William Perry's music can also be found on the Opus, Premier, and Bridge labels. It is published by Trobriand Music Company.

Perry's background includes directorial and production experience in the formative years of television, writing script material for Lux Video Theatre and working with Arthur Godfrey, Ed Sullivan, Jackie Gleason and other entertainment icons.[30] He directed the first color commercial to be broadcast live coast-to-coast ("The Price is Right") and the first musical commercial ever produced and broadcast on videotape ("The Jackie Gleason Show").

In addition to his film and musical work, William Perry has maintained a separate business life. In 2000, he and his wife, Marina Perry, founded Right Face Ltd., a skin care company distributing products throughout the world under the brand name Rosacea Care. Their company now has one of the world's largest and most comprehensive line of skin care products for rosacea and sensitive skin.[31]

Over the years William Perry has won more than a dozen ASCAP Awards for his musical compositions, and in 1984 Elmira College conferred upon him the honorary degree of Doctor of Letters in recognition of his contributions to the field of Mark Twain studies.[32]

List of works

Stage musicals

Film and television scores

Silent film scores (selection)

Major orchestral works

Recent Discography


  1. Harvard Class of 1951 http://harvardmagazine.com/2008/07/in-their-nations-service.html
  2. Women's Wear Daily February 7, 1972 Feature about Perry's music at the Museum of Modern Art.
  3. The Boston Globe November 1, 1972 Review by Michael Steinberg
  4. Encyclopedia of American Television 1970-71 New York Area Emmy Award: Governors Award
  5. Hartford Courant June 23, 1996 Cover Story "The Musical Man" by music critic Steve Metcalf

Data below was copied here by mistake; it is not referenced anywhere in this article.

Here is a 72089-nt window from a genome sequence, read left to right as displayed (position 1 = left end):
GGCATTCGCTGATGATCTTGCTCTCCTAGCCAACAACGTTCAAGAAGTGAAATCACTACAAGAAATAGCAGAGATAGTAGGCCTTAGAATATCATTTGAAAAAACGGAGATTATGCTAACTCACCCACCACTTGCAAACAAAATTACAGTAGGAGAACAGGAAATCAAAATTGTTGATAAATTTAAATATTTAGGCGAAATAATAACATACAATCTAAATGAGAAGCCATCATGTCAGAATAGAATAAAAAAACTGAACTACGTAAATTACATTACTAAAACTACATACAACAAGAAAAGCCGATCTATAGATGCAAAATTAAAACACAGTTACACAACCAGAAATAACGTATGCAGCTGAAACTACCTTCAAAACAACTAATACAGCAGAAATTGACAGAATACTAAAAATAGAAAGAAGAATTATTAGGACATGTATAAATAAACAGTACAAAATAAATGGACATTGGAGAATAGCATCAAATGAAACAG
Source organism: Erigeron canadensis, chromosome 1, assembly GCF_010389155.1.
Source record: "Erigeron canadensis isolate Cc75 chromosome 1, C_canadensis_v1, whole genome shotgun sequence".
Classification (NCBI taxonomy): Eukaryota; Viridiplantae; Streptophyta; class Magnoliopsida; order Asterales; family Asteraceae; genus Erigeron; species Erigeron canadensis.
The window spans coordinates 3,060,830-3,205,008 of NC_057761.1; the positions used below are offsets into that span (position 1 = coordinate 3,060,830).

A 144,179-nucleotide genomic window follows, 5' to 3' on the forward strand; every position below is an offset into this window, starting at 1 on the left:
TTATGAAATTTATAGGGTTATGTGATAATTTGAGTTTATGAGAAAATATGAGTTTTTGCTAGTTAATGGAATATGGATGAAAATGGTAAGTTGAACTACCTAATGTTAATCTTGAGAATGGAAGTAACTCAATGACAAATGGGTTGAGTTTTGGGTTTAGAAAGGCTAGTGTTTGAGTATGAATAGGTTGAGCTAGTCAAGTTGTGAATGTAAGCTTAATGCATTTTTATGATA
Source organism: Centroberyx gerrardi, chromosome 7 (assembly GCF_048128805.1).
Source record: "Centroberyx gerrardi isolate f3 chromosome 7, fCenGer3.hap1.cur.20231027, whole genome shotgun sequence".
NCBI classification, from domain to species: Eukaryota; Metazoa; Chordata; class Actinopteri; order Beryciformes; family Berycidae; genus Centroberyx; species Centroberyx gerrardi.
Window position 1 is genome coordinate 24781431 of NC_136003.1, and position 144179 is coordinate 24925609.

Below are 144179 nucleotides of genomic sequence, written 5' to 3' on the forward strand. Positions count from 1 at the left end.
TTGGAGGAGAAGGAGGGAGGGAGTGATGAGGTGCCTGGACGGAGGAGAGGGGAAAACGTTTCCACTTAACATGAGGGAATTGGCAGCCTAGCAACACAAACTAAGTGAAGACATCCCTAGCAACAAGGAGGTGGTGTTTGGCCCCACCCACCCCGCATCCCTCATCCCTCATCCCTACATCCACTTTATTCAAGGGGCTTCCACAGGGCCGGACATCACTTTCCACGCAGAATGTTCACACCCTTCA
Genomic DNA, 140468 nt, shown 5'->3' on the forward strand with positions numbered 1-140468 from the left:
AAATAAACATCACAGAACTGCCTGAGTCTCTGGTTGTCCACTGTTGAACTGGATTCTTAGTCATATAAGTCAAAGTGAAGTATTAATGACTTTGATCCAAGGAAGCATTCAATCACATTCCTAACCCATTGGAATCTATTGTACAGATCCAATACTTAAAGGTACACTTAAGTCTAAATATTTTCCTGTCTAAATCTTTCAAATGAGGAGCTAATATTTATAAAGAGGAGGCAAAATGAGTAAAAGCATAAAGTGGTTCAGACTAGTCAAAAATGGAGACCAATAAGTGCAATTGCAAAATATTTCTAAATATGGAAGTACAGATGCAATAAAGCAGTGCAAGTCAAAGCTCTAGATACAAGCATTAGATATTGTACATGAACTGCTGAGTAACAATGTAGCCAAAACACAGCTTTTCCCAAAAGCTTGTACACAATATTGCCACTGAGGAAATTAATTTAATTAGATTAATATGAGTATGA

6. New York Times September 4, 2009 an appreciation by Bruce Eder.
  7. TV Guide January 3, 1976 William Perry, Executive Producer
  8. Time Magazine January 19, 1976,
  9. Lincoln Journal Star October 25, 2004
  10. Seattle Times May 20, 1976.
  11. George Foster Peabody Broadcasting Award http://www.peabody.uga.edu/winners/PeabodyWinnersBook.pdf 1981 The Great Amwell Company
  12. Fanfare Magazine Sept./Oct.2008 Review of William Perry's Mark Twain scores by Colin Clarke
  13. Cine Golden Eagle Awards http://www.cine.org/archives/winner-archives/index.php 1981, 1983(2),1984, 1986
  14. LeMaster and Wilson, The Mark Twain Encyclopedia Media Interpretations Of Mark Twain's Life and Works
  15. Variety November 25, 1980 "A splendid adaptation"
  16. USA Today February 10, 1986 Review
  17. New York Post "All-star cast"
  18. Haupt, Huckleberry Finn on Film: Film and Television Adaptations of Mark Twain's Novel
  19. Baltimore Sun February 10, 1986 Mark Twain and the American Dream
  20. New York Magazine October 31, 1983
  21. Washington Post August 8, 1983 Out-of-Town Review by David Richards
  22. Broadway World Magazine http://broadwayworld.com/tonyawardsyear.cfm?year=1986
  23. New York Times June 28, 1987 "An extravaganza of singing, acting and dancing"
  24. New York Daily News August 7, 1996 Review by Howard Kissel
  25. The Strad Magazine, December 2008 Review by Joanne Talbot
  26. Music Web International December 2008 Review by Bob Briggs
  27. Berkshire Eagle October 4, 2007 Musicologist Andrew Pincus reviews Ghitalla's performance of Perry trumpet music
  28. Fanfare Magazine February 2008 review
  29. Naxos Records Press Release http://www.naxos.com/news/default.asp?op=785&displayMenu=Naxos_News&type=2
  30. Harris, Always on Sunday. Ed Sullivan: An Inside View. Meredith Press
  31. London Daily Mail http://www.dailymail.co.uk/health/gallery-1003190/10-OF-THE-BEST-SUMMER-SKIN-PRODUCTS.html
  32. Oswego Valley News William Perry Litt.D. addresses Elmira College graduates